**** The borders are open from 8am until 7pm ****
Step 4] Check in with the Georgian Police
Once you’ve made it to the border, there’s a police building on the left hand side facing the bridge. The police here will scan your passport and will want to see your entrance letter to Abkhazia before they let you across. They might ask you a few questions, but it’s pretty relaxed. They just want to know that you won’t get arrested for not having the right documents, and that you aren’t working there at all. They won’t stamp you out, as technically, you aren’t even leaving their country.
Step 5] Cross the Bridge!
Once you’ve talked to the police, it’s time to cross the bridge that spans the mighty Inguri River and separates Georgia from Abkhazia. It’s supposedly a pedestrian only bridge, although quite a few cars did pass over when I walked it. It’s about a 200 metre walk from border post to border post.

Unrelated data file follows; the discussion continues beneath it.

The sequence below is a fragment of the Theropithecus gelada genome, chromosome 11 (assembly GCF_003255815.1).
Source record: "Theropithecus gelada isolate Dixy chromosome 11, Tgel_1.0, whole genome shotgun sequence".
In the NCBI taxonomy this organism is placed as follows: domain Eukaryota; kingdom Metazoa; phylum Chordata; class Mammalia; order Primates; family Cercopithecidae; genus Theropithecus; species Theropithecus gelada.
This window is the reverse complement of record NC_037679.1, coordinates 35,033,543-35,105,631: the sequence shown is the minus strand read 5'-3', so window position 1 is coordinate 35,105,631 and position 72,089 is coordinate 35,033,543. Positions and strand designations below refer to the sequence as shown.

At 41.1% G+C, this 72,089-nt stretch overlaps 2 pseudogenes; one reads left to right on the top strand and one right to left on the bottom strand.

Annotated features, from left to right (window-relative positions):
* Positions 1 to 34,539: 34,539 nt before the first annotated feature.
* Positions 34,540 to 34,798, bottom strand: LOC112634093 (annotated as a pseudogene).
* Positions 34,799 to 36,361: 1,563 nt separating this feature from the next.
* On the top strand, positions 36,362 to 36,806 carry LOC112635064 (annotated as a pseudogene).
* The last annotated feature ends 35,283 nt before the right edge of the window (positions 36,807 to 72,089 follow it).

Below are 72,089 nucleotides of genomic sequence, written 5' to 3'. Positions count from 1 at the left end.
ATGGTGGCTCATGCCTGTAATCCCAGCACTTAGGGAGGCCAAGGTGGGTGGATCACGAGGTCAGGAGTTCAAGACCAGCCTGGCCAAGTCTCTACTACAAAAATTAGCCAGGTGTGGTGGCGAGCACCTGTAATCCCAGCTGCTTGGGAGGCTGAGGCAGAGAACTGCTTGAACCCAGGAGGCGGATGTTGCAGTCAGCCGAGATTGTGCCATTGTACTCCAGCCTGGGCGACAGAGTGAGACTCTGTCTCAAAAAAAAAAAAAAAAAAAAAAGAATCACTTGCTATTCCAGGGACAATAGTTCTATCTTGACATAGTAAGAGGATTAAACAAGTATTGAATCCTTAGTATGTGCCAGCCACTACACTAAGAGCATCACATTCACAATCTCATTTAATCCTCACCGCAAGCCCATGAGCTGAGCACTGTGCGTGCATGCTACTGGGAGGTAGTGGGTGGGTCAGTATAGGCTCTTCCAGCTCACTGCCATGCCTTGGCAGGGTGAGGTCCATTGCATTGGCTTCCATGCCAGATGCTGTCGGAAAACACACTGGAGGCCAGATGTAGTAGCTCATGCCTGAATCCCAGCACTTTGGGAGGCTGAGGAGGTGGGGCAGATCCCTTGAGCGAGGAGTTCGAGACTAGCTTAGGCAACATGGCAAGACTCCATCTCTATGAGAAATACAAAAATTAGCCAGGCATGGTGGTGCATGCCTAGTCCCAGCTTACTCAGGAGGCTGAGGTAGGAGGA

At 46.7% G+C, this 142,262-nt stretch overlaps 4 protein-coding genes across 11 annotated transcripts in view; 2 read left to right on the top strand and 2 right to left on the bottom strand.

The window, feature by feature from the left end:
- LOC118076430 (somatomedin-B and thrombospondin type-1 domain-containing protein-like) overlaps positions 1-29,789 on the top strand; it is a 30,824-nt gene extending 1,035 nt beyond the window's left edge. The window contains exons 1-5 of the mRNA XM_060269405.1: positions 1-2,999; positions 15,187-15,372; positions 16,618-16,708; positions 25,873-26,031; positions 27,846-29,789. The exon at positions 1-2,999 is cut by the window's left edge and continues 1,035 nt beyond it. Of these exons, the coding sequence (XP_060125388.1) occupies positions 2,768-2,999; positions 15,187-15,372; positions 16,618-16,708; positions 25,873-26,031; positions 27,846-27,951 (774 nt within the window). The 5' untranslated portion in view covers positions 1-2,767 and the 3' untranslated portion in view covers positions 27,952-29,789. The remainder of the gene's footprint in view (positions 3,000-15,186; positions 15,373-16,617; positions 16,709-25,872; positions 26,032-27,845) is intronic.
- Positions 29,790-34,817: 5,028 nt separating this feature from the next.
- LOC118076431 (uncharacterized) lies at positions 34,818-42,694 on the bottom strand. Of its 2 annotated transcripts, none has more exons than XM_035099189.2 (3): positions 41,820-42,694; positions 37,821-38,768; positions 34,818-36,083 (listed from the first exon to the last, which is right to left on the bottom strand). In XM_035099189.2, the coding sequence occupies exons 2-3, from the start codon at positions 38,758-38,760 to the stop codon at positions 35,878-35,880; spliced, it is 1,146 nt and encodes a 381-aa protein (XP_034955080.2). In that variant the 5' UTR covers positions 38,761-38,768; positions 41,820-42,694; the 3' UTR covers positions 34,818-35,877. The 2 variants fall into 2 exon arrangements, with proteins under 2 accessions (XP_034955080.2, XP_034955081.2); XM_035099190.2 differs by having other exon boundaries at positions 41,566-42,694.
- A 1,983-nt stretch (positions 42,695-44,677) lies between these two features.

If you’re feeling particularly lazy then you can always take the horse and cart service which runs from one side to the other.
There’s some great views from the bridge, although the bridge itself looks like it was built too many years ago. It’s rather dilapidated. Just before the bridge itself you will pass some armed Georgian soldiers and a strange and slightly threatening revolver statue which points towards Abkhazia but has had the muzzle tied in a knot…
Step 6] Get Through the Abkhazian Border!
At the end of the bridge, there’s a look outpost and a small office. Go to the window and hand over your passport and entrance letter. The guard will then make a few phone calls. I had to wait at least half an hour here before I could advance, while locals were just walking through all carefree and such like.